“We understand why sometimes people are little complacent —’Jamie’s in, so his whole teams’ in.’ That’s not the case,” said Ingraham. “And you could see it both ways: let’s say Jamie’s voters are saying ‘We’re all set– Jamie won.’ You can also see Democratic voters not coming [because] they thought Jamie was fine, so ‘Why should I go?’ And that’s been part of the [Democratic Town Committee’s] simple argument that they need to flip the RTM [majority]. But there’s been no issues listed so far in the campaign of why they need to flip the RTM.”
Also running unopposed for Town Hall posts in the Nov. 5 race are incumbent Republican candidate for Town Clerk, Lisa Arpin; and Democratic incumbent candidate for Tax Collector, Roberta Gill-Brooks, who has been crossed-endorsed by the GOP.
Republican candidates running for elective offices in the Nov. 5 municipal election are: First Selectman- James Cosgrove; Selectman -Joseph Higgins; Tax Collector- Roberta Gill-Brooks [D]; Town Clerk- Lisa E. Arpin; Treasurer- Michael T. Nardella; Board Of Assessment Appeals- Jason Driscoll; Board of Education — Lisa Caruso (four-year term), Michael A. Krause (six-year term), Dawn Perrotti (six-year term). RTM GOP candidates are: District 1 — Frank Twohill, Patricia Austin, Lindsay Marottoli-Greenberg, George David Wells; District 2 — Christopher DiAdamo, Chris Hynes; District 3 — Peter Black, Rhoda Phillips; District 4 — Sean Kelly, James Stepanek, Linda Mitchell, Tricia Anderson; District 5 — Ray Ingraham, Dennis Flanigan, Carolyn Sires, Don Conklin; District 6 — Marc Riccio, Ed Prete, Anthony Alfone; District 7 — Kevin Healy, Steven Sullivan. GOP candidates for Constables are Dennis G. Nardella, Susan Barnes, Kyle Nelson.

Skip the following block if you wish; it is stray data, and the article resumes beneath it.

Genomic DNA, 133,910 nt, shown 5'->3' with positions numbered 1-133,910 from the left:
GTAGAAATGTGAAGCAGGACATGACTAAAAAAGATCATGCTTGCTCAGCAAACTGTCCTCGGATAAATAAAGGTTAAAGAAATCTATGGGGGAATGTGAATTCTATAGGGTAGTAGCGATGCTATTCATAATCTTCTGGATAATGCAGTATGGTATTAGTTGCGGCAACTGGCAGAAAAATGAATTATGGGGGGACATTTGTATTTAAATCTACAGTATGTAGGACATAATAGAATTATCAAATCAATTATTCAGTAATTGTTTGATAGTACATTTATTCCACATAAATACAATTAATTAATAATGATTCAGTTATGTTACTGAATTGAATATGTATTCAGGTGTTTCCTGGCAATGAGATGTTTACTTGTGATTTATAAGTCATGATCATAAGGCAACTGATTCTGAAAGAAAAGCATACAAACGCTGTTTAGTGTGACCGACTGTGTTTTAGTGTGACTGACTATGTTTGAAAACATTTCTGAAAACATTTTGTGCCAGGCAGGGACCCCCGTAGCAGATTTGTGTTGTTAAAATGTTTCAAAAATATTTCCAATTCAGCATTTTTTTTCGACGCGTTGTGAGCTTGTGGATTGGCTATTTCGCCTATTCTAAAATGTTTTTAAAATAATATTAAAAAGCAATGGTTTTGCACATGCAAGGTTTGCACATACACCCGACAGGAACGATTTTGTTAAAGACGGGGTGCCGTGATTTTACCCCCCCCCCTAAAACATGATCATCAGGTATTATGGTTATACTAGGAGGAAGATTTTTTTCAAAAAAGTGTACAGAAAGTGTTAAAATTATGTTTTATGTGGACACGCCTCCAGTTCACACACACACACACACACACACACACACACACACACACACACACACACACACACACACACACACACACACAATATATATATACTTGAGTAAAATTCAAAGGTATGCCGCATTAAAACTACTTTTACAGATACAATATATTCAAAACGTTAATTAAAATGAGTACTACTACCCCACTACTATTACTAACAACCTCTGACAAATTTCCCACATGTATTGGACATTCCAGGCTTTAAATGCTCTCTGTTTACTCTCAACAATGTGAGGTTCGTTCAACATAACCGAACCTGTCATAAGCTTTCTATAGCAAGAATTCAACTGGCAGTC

For more information on the Branford Republican Town Committee 2019 election effort, find @BranfordRTC on Facebook.